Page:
Participants and Procedure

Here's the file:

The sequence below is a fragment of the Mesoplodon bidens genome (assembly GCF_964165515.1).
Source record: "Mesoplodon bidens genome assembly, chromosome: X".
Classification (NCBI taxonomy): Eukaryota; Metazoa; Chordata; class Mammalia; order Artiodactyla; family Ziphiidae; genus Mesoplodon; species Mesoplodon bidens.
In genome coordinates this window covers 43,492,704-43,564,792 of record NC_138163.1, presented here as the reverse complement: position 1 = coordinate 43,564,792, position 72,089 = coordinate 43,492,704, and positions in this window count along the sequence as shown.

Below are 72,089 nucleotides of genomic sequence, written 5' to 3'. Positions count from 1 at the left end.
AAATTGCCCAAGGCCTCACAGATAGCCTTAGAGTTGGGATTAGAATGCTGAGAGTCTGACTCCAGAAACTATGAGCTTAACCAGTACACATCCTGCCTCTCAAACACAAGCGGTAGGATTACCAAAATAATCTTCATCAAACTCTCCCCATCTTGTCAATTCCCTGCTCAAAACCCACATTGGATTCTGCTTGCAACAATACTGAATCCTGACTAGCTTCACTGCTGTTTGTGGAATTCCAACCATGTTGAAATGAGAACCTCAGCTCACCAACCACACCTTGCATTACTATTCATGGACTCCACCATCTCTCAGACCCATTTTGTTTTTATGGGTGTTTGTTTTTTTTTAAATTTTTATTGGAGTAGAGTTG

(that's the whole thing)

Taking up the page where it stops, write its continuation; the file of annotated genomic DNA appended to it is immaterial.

Data for this study were obtained from a tertiary care memory clinic in Halifax, Nova Scotia, Canada from 2007 to 2013 as well as data from a study in long-term care, and an open-label trial of donepezil in vascular and mixed dementia (VASPECT) clinical trial [25,26]. Data from patients and family members (care partners) were collected using SymptomGuide Dementia in its electronic (web-based) or paper format. In addition, participants (N=717) underwent standard clinical assessments, including staging of dementia with one of two clinical tests, the GDS or the FAST. Both GDS and FAST have excellent reliability and validity [16,27]. Additionally, FAST stages have been shown to be concordant with GDS stages, and a correlation of 0.9 has been observed between them [28]. The GDS and FAST scores were interpreted as follows: a score of 3 indicated mild cognitive impairment, a score of 4 indicated mild dementia, a score of 5 indicated moderate dementia, and a score of 6 indicated severe dementia. These stages were used as target variables for classification prediction. All 4 stages were treated as discrete; therefore, discriminative models were used to perform the classification task. Only data collected at baseline (first visit) for each participant were prepared and used to train the models.